In a world of universal mobile connectivity, the Wifi Internet provider is faced with serving population densities far exceeding those of the past. Many of these venues serve large groups of open, public or wireless guest access clustered in areas such as airport terminals, subways, train terminals, stadiums, hotels and other populated venues. With so many users grouped so closely together, the potential for co-channel or adjacent channel interference is dramatically increased.
With multimedia emerging as the primary content of interest, controlling such interference becomes a major factor in maximizing available Wifi channel capacity to meet the traffic’s required bandwidth and latency demands. Key factors for managing interference are the ability to control Access Point (AP) and client power levels. While AP power has been managed and controlled effectively for quite some time now, the client’s power is set manually and not negotiated with the AP as is common between cell phones and their associated base stations.
For most clients, their Wifi’s power level is set by the device’s operating system software drivers to maximum, then forgotten. When the Client’s radiation, be it on-channel or on an adjacent channel, reaches another AP to which it is not associated, it can cause interference to that AP’s channel, degrading its throughput. In many cases where the Wifi infrastructure has been deployed casually without regard to power or channel management, the interference is so poor that it shuts the AP down. Clients physically close to each other on the same channel but associated with different AP’s can also interfere with themselves and create channel contention to one another.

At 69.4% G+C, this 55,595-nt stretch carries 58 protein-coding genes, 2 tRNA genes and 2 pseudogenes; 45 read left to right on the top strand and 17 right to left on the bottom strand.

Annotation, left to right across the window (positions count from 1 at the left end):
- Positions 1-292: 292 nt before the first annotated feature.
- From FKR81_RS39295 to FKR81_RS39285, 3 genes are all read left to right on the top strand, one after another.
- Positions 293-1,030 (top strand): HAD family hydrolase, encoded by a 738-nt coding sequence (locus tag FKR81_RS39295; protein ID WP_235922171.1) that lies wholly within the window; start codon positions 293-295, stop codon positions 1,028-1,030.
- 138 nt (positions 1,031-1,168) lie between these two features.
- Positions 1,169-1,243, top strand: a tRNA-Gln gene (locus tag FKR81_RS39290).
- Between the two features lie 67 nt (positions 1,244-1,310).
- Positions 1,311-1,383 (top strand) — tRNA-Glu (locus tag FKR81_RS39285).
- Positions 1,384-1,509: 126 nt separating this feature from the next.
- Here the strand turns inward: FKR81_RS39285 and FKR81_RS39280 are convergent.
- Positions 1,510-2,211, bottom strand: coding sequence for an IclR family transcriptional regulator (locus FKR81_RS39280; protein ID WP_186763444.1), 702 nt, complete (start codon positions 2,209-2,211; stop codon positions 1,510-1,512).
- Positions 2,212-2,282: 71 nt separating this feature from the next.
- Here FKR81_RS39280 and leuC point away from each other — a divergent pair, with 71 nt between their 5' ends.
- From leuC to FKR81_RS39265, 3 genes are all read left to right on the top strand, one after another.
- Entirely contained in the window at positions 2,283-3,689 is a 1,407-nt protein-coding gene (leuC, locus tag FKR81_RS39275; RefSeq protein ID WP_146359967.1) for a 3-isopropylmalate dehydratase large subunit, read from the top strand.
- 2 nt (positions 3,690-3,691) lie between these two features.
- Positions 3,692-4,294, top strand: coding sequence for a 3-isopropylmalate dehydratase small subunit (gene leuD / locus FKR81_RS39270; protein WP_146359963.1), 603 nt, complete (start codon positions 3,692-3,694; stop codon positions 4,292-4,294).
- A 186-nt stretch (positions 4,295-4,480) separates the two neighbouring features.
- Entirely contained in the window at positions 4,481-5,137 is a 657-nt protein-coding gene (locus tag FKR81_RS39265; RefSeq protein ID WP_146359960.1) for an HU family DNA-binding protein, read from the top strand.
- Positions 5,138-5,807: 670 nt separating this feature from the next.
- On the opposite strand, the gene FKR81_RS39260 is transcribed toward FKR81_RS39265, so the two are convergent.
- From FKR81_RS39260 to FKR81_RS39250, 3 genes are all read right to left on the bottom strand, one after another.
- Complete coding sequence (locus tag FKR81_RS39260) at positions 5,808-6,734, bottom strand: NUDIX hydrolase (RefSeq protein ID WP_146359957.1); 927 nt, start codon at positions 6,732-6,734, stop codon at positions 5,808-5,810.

There is good news on the horizon for the Wifi Internet provider. The Wifi Working Group for 802.11k has developed what are called “Cooperative Control” mechanisms between the AP and its associated Client. These are direct and positively acknowledged conversations that among other things, will allow the AP and Client to negotiate power levels to optimize performance while minimizing interference. Here is a summary of relevant 802.11k features:
- Beacon Report – The Client reports Beacons that it detects to the AP. This gives the AP and its associated controller more information about the environment seen by the Client.
- Neighbor Report – The AP sends a list of neighbor AP’s to the Client. This is used to reduce scanning.
- Power Constraint Element – The AP instructs the Client device to change (typically reduce) its transmit power.
- Link Measurement Request/Report – The AP can ask the Client to report the link quality it is seeing.
Once integrated into the Wifi Internet provider’s infrastructure and the Client’s operating system’s Wifi device drivers, these controls will go a long way to minimizing or preventing interference that can reduce or cripple channel capacity. To learn more about the power of “Cooperative Control”, check out the 802.11 webpage: http://www.ieee802.org/11/